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Young People

Over the last decade a variety of bands, from the Dirty Three to Califone, Calexico to Cat Power, have sought to explore traditional genres and sonic textures through the filter of the avant-garde. Few have been as successful at translating this simultaneously forward- and backward-looking approach into a successful and distinctive personal style as New York City trio Young People. Other NYC bands of the moment might have more name recognition, but this is one of the most creative and compelling groups the city, indeed the country, has to offer, and with any luck we'll have them for a long time.

The backrounds of all three band members lend some insight into the development of Young People's gorgeous brand of experimental nostalgia. Vocalist Katie Eastburn grew up mostly in Nashville (with stints in Hawaii and Colorado), before migrating to San Francisco to choreograph dance and produce musicals. There she met guitarist Jeff Rosenberg of the notorious, now-defunt West Coast noise-rock duo Pink and Brown. The two completed a dance score together, then split to Berlin for awhile, then returned to California, this time LA, where they teamed with percussionist Jarrett Silberman formerly of Uphill Gardeners and co-founder of The Smell, Los Angeles's stinkiest and best spot for experimental music.

Eastburn and Rosenberg had originally intended to write and perform country songs, but once the trio was in place, Young People evolved into something richer and more complicated. The band's self-titled 2002 debut on 5 Rue Christine offered a somber sound that struck familiar chords but was altogether different from anything else around. Certainly, John Cale and Sonic Youth and original post-punk were influences, but so too were old spirituals and work songs, early century rural folk, military marches, and musical theater. Eastburn's untrained but rich and evocative voice was key to the band's originality and appeal, its flatness and unique phrasing unlocking all sorts of emotions.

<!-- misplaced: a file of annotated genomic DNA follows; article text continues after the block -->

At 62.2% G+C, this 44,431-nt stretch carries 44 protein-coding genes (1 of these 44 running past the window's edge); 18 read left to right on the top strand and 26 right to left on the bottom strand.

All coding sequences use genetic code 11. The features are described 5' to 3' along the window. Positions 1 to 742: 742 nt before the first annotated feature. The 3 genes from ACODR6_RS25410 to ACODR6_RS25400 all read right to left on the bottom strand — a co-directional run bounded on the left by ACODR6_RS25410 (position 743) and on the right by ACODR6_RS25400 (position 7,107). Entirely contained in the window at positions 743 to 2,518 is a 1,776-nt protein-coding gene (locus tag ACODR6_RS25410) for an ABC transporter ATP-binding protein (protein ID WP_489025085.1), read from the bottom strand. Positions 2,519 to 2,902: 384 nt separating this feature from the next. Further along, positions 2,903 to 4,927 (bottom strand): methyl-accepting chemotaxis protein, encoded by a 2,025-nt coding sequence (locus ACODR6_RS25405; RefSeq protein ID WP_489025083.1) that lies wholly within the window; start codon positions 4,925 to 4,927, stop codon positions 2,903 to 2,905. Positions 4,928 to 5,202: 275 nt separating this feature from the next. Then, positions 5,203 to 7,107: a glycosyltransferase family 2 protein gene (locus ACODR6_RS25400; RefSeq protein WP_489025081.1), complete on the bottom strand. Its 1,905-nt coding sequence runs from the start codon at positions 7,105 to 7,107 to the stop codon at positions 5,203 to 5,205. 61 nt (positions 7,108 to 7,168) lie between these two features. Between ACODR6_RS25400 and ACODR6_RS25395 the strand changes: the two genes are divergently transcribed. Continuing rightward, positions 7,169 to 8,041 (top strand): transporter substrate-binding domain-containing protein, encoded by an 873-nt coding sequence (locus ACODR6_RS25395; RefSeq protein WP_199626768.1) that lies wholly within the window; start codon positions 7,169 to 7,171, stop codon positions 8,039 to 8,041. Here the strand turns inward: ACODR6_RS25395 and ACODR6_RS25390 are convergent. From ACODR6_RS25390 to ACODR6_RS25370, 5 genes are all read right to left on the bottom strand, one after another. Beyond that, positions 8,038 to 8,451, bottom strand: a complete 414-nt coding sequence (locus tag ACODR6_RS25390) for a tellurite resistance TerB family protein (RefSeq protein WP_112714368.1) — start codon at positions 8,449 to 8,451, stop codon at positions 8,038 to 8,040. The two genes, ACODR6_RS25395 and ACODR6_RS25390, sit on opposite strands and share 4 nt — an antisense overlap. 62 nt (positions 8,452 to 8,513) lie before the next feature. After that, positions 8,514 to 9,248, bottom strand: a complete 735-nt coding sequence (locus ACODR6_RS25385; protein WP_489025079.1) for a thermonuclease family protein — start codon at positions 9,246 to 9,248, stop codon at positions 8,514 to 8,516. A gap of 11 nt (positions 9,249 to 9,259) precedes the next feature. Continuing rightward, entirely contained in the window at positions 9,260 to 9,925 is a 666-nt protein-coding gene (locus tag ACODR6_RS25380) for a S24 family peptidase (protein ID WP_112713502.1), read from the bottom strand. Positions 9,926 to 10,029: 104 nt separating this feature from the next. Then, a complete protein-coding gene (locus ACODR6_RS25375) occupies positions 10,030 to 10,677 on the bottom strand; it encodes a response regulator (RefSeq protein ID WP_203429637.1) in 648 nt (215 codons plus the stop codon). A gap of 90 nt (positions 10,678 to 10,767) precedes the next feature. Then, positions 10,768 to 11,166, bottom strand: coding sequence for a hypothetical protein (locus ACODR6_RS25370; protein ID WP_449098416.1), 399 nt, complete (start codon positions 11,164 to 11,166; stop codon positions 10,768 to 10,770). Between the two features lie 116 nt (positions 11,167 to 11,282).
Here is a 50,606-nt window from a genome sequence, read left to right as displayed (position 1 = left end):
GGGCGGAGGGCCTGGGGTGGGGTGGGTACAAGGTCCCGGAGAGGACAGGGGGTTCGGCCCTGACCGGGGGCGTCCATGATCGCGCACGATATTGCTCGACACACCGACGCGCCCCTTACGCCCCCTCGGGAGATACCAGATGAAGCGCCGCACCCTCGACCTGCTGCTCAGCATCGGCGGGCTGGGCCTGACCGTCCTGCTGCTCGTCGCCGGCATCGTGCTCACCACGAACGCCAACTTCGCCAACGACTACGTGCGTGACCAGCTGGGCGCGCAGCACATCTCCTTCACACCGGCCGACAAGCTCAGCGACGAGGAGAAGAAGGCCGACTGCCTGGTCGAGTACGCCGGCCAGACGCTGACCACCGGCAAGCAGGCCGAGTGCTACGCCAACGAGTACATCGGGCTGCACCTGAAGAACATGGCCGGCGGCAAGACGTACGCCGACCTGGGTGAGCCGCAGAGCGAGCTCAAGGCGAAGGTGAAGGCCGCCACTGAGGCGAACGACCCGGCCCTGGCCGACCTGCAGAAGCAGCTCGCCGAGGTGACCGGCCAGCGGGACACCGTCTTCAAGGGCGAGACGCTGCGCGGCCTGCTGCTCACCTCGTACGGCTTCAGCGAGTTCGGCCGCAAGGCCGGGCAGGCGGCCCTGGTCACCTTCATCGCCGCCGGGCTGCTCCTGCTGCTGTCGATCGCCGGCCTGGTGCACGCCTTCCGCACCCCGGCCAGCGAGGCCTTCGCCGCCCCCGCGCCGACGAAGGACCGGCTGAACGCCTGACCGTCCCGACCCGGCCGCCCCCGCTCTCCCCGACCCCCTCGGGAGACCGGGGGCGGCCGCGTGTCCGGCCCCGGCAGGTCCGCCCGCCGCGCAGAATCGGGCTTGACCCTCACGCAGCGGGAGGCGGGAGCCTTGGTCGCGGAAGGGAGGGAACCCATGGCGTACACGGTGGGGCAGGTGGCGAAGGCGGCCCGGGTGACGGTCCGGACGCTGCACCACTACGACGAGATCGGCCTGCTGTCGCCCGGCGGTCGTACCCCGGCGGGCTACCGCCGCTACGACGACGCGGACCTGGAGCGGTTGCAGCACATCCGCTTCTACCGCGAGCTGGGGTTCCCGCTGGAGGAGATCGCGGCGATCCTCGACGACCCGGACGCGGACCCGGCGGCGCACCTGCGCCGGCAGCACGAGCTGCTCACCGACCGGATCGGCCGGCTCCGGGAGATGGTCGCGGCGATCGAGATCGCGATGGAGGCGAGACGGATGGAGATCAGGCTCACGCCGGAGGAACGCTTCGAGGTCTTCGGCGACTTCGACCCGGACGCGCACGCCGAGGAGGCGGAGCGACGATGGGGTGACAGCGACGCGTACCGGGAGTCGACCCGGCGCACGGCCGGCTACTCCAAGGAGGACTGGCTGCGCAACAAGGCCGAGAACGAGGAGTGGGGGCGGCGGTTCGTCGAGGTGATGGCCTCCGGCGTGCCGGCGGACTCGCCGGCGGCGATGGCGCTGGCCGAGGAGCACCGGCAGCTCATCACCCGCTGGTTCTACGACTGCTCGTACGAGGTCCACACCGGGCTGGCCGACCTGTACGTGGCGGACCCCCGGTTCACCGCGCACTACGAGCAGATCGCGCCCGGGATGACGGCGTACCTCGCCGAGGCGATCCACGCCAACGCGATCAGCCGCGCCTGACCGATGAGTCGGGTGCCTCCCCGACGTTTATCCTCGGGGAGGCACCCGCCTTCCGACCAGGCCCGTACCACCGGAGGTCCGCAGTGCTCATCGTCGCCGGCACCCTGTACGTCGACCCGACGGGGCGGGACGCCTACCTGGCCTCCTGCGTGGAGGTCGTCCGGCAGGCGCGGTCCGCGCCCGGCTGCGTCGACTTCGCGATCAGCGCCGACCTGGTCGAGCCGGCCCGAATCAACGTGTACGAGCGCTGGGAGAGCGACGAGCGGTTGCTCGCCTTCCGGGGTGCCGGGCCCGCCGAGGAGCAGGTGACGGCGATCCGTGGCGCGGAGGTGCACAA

Young People moved again in early 2003, this time to Brooklyn, but the new locale didn't affect their productivity as they continued performing regularly and returned with a second album, this time on the excellent Dim Mak that fall. While some reviewers took its title, War Prayers, as an explicit remark on contemporary politics, such an interpretation misses the album's poetry and kooky classicism. These songs are prayers of a sort, sometimes explicitly referencing war (see the paradigmatic "Rhumba," half drinking song, half "battle cry"), but mostly about life and spirit. Silberman's spare military-inspired percussion patterns offer a more intuitive take on the war theme, while Rosenberg's guitar parts feel like flares tossed into a dark night. The band's palette had grown on the album to include hints of show tunes and '50s pop, rockabilly and nursery rhymes set to music. The first album was full of chilly open space, which remains here, but there's also a lot more warmth. Again Eastburn's voice is crucial as Young People bring Americana into the 21st century.